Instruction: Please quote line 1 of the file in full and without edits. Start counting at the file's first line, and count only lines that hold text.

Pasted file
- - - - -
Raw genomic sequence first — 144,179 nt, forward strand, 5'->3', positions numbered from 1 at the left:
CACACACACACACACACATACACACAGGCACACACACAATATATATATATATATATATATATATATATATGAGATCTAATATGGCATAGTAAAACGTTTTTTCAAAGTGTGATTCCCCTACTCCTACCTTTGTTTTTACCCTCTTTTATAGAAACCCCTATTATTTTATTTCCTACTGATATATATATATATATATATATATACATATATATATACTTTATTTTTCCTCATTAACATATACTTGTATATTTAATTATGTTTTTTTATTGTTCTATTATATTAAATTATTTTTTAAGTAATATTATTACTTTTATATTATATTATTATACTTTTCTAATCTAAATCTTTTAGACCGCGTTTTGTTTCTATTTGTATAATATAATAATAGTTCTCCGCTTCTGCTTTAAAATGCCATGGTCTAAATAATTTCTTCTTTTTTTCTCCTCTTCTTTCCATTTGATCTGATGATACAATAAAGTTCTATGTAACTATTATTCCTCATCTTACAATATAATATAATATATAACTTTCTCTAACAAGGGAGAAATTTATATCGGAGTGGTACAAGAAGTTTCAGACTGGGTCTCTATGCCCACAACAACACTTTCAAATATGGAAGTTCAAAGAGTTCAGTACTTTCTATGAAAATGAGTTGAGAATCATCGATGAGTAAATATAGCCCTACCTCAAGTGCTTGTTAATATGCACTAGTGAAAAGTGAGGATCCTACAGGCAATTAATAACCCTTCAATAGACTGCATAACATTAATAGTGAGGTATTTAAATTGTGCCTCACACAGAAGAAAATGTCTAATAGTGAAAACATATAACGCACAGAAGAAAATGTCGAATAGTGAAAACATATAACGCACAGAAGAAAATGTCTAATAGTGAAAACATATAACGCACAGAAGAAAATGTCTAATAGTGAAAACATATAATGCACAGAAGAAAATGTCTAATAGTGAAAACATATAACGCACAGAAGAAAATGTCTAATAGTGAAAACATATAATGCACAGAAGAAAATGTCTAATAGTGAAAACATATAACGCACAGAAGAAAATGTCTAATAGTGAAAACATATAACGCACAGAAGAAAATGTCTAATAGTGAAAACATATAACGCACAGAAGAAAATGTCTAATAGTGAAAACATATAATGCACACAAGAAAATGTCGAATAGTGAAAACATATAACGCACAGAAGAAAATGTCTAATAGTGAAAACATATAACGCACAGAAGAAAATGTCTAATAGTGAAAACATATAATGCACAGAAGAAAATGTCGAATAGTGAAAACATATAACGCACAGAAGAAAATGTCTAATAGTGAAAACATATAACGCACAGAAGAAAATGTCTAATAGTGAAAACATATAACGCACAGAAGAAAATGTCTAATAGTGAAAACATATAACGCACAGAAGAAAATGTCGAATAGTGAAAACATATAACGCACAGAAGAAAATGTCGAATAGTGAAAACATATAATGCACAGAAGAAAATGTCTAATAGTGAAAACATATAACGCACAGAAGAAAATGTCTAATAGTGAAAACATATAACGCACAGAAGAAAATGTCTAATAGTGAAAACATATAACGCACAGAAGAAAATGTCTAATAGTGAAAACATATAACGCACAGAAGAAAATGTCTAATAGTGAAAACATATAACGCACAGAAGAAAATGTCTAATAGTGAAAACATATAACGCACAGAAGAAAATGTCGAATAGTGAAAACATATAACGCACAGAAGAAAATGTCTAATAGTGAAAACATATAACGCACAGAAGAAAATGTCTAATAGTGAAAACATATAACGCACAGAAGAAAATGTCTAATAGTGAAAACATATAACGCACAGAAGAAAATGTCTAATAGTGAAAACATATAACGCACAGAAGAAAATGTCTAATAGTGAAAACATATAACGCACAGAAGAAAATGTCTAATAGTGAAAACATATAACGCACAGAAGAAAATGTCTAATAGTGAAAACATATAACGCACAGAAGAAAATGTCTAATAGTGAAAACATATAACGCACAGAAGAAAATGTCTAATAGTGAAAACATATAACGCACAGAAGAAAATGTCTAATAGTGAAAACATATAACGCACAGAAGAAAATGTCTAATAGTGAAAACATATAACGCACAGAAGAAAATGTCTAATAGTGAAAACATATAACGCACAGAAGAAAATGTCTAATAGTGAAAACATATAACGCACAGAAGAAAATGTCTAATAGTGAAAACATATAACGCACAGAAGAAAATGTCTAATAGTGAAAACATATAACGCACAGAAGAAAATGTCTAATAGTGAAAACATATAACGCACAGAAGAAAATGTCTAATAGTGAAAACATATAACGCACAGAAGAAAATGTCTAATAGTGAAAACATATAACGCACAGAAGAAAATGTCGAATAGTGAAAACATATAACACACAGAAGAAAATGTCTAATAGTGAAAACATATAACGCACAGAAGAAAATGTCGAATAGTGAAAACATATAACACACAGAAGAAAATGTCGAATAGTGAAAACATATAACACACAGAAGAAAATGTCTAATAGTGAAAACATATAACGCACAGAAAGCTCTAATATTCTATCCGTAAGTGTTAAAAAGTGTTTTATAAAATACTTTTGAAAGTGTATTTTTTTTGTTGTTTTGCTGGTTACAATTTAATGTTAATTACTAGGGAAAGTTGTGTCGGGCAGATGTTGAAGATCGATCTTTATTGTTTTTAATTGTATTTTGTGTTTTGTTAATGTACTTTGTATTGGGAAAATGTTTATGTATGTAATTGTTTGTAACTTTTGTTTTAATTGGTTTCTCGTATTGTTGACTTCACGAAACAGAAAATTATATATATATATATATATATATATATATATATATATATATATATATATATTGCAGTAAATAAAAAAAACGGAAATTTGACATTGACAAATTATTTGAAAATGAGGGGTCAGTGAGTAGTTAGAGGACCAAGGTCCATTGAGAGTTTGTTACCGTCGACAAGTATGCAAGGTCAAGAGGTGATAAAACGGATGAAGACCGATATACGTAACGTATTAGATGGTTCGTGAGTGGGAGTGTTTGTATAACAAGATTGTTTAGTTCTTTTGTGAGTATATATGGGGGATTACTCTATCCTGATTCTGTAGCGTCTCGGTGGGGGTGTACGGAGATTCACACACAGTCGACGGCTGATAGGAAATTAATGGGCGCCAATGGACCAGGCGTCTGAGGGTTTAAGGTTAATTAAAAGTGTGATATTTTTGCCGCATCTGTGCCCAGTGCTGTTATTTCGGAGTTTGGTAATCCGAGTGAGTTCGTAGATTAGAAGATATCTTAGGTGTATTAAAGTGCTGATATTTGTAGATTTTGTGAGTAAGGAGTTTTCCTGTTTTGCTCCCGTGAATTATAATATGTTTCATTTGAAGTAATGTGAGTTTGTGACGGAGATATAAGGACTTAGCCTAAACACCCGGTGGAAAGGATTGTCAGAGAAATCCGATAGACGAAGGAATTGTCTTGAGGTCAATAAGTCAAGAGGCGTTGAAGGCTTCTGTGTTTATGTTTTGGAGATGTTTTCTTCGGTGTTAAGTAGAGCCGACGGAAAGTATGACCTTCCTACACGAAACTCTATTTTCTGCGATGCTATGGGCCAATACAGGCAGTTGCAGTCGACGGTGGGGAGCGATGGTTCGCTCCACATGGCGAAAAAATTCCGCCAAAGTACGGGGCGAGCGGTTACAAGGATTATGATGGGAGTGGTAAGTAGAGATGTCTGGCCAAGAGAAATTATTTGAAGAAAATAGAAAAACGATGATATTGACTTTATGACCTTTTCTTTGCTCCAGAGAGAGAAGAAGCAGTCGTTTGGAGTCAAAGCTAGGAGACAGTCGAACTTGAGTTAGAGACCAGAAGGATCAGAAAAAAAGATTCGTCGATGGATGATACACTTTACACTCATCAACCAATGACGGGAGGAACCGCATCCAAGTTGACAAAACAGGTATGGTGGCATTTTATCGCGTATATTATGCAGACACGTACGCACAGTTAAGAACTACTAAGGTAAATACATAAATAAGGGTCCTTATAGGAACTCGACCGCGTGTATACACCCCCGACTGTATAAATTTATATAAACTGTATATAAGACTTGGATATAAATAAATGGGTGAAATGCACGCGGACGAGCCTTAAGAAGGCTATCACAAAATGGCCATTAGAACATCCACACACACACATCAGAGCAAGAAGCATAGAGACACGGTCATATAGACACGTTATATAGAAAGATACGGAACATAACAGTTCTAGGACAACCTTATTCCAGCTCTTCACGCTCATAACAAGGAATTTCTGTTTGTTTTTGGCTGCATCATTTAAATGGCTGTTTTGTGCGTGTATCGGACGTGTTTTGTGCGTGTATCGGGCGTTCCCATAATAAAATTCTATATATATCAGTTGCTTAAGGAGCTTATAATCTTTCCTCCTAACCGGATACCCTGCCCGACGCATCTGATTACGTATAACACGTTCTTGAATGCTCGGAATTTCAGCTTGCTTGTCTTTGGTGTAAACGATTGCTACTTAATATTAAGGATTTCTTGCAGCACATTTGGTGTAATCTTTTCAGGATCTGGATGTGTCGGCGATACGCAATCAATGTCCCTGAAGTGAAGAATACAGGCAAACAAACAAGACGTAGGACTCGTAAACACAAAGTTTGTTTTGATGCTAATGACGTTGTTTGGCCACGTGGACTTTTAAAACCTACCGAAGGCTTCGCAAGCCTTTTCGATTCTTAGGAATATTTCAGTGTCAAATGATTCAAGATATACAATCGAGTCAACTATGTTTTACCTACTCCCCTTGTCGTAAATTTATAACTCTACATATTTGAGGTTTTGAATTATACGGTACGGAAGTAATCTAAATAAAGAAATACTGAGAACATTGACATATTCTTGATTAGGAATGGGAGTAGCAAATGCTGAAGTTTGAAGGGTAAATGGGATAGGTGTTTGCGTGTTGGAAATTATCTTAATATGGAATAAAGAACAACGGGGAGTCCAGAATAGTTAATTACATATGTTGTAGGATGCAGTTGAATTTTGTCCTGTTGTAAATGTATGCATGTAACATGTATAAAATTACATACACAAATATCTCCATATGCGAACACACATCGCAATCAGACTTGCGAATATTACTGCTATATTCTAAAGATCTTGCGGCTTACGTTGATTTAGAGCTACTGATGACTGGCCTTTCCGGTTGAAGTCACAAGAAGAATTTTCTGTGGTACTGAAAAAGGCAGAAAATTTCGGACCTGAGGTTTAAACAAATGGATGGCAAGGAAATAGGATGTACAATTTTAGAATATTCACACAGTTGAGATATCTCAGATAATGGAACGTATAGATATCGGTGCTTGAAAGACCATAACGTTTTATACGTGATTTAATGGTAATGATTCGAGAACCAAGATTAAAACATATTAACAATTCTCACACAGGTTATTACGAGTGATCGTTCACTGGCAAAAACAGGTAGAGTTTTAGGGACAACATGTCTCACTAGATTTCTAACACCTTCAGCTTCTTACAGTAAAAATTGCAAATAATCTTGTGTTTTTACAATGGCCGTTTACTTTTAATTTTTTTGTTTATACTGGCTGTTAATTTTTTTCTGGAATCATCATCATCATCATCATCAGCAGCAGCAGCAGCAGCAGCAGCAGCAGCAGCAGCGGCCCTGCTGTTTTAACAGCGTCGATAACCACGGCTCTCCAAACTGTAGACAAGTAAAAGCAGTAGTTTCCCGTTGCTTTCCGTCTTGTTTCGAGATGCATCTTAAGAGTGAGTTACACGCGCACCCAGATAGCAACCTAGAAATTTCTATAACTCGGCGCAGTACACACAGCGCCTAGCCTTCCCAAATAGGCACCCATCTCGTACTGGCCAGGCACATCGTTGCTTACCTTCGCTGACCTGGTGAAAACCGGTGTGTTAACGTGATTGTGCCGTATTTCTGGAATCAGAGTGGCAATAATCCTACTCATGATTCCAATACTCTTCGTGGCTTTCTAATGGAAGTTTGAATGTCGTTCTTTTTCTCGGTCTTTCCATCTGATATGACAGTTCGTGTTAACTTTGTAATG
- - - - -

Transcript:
Raw genomic sequence first — 144,179 nt, forward strand, 5'->3', positions numbered from 1 at the left: